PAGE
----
There was also a texting element to the book. At certain points along the way, the reader is invited to interact with the book. For example, if you see a rainbow, you can take a photo and text it, and it will then be added to the rainbow gallery. Or you can hear a recording of Kenneth Koch reading one of his poems. Or you can participate in a survey of whether curly or straight brackets are more popular. At first I thought this element of the book was totally gimmicky, but in the end, I think it did for me exactly what Amy Krouse Rosenthal intended it to. She is really big on making connections with friends and strangers alike (just read "The Short, Collective, Biography Experiment" if you have any doubts), and I realized partway through the book that I was doing something I've never done with any other book before: I was thinking about the other people who were reading it. Of course I wasn't actually putting names or faces to anyone or having any real interactions with them, but I felt this strange connection nonetheless.

The texting part is optional of course, and I only participated in the ones that interested me. My favorite was the musical accompaniment that went along with the last few pages of the book. It was beautiful and added a depth and poignancy I wasn't expecting.

But here's the truth: I really just love Amy Krouse Rosenthal's writing, and I love the way she thinks about the world, so I didn't actually care if it was my favorite subject or not. She captures life in a unique way, and there were many times where I paused in my reading just because I was so taken by her way with words. For example, this:
"The word literature enters the room with its nose in the air. But get it in a corner, ask the right questions, and it will reluctantly fess up to its humble origins. It hails from the Latin litterae, you whisper in your date's ear. It puts on a big act, but it literally just means 'things made of letters.'
Or this: 
"I cannot be the only one who finds myself making a concerted effort to heave/tug/lug a conversation up and over the hill of small talk."
The whole book (even my least favorite subjects) was such a pleasure to read. I wanted there to be more: more serendipitous discoveries, more playing around with words, more colorful observations.

Amy said,
"If it is wonderful, splendid, remarkable--a view outside a window, a lit-up fountain at night, that fig-chorizo appetizer--I am compelled to seek some sort of saturation point, to listen/stare/savor on a loop, to greedily keep at it until I've absorbed, absconded with, and drained it of all its magic. Invariably, I will have to move on before I have had enough. My first word was more. It may very well be my last."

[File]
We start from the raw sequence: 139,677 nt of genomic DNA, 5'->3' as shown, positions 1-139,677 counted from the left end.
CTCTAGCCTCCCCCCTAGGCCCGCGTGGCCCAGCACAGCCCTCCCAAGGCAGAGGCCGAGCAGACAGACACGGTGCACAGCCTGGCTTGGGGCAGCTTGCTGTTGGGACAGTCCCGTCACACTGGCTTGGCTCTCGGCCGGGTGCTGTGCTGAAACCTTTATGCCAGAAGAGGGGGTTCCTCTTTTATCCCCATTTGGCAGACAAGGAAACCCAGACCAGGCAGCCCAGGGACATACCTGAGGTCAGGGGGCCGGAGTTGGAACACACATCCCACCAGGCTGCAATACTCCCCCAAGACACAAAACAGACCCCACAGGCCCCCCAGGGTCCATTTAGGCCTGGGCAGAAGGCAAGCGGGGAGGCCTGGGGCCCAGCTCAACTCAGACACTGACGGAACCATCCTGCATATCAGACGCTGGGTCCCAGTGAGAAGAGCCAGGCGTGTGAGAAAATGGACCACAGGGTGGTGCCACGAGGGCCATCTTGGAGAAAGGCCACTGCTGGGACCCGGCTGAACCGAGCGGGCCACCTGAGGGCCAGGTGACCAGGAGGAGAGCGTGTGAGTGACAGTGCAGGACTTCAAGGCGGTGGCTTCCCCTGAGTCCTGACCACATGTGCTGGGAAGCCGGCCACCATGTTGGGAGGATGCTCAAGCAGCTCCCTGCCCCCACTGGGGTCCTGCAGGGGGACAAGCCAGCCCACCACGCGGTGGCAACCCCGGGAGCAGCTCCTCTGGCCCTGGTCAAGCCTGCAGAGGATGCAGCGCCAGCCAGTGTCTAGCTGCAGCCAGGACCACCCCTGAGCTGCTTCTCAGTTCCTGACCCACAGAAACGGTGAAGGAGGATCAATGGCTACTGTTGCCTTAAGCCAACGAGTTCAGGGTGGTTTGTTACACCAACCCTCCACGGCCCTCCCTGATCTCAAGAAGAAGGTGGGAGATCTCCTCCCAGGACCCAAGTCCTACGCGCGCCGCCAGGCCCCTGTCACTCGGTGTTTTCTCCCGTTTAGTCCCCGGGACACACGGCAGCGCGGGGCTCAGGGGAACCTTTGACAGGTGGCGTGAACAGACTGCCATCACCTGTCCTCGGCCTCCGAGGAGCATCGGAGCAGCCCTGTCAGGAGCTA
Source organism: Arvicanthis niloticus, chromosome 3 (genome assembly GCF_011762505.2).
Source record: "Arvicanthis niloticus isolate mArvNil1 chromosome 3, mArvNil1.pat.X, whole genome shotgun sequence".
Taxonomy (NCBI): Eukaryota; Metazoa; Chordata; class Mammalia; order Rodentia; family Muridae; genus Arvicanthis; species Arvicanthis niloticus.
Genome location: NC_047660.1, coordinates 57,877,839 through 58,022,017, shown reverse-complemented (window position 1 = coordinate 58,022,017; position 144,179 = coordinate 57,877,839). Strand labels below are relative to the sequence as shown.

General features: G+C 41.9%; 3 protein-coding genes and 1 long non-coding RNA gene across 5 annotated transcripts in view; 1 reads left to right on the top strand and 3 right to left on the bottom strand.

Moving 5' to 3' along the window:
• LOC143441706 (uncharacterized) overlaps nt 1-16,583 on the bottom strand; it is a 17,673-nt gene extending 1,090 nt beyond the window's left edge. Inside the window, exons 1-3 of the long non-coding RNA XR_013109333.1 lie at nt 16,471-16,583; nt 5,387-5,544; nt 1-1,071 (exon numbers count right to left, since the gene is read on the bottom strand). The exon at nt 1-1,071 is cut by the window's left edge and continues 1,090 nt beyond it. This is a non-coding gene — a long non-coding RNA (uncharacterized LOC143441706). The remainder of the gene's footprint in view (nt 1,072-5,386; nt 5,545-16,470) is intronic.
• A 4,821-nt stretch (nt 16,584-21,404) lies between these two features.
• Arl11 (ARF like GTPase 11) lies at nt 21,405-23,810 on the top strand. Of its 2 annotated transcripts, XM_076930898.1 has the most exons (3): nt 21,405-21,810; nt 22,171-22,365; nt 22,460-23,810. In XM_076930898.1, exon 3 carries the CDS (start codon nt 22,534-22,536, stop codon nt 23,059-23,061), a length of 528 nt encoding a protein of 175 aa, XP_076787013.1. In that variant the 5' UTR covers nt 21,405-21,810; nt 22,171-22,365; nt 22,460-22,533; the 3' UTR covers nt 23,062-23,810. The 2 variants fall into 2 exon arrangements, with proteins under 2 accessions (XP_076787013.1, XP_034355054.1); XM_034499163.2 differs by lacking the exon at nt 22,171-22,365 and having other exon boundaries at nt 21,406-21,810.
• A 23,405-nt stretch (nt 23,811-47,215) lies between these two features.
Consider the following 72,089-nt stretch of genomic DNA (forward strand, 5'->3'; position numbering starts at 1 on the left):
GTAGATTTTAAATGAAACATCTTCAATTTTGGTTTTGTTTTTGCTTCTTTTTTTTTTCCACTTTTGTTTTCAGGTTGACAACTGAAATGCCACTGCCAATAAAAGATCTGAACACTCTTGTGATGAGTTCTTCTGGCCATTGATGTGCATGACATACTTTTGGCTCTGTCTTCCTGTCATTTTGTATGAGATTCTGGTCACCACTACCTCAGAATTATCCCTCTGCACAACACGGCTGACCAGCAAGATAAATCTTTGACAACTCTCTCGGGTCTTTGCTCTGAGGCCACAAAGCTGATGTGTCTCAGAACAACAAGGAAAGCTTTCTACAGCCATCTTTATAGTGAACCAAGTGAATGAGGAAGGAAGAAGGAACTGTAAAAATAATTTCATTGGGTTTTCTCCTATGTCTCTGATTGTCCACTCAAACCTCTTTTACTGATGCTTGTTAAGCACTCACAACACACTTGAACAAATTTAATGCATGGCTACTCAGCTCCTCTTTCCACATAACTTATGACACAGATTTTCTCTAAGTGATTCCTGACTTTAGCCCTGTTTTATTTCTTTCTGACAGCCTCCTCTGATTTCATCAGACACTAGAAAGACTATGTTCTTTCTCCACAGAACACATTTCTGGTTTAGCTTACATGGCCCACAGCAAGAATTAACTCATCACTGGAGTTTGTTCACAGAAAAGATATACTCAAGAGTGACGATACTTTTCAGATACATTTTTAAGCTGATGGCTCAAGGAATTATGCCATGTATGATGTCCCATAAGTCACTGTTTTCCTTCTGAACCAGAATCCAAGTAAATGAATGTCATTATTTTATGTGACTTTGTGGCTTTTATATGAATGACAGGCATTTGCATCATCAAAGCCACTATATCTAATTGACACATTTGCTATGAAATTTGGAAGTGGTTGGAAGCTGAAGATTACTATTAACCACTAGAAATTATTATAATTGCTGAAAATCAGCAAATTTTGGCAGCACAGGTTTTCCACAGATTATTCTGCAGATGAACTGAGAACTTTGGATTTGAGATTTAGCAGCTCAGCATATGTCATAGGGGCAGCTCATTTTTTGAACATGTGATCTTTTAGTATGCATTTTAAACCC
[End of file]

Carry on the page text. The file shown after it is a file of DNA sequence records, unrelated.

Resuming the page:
I don't know what her last word was, but that's the word that kept coming to my mind as I finished this book. I want more of Amy Krouse Rosenthal.

And that is why, upon finishing it, I watched her TED talk, put several of her books on hold at the library, reread her New York Times essay, read Little Pea to Clark, and revisited my favorite parts of this book.

And it still wasn't enough.

10 comments:

  1. This one's been on my to-read list for a long time, but my library system didn't own a copy (can you believe it!?). I requested it to be purchased, but never saw it listed. Hopefully my new library system has it!

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    1. What?! That's crazy. I hope they eventually remedy such a grievous oversight!

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  2. This sounds amazing! I just put in a request at my library for them to buy it...hopefully they decide to! Thanks for posting this review.

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    1. It's so so good. I hope your library buys a copy!

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  3. I as so sad when I saw that she had died. Too soon! No more books. I'm still sad.

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    1. I'm heartbroken as well. She was such a talented, genuine author.

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  4. I think you'd love her Encyclopedia of an Ordinary Life. I just re-read it, and it's infinitely clever. What a great mind!

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    1. Yes, I'm sure I'll love it! I can't wait to make some time for it! Have you read this one yet?

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  5. I read her article about her husband and wept. I love her. I love her books and I had no idea she died. I'm seriously in mourning. I will definitely read this book. Thanks Amy!

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    1. You were, of course, the friend referred to at the beginning of the post. That article is heartbreaking, isn't it?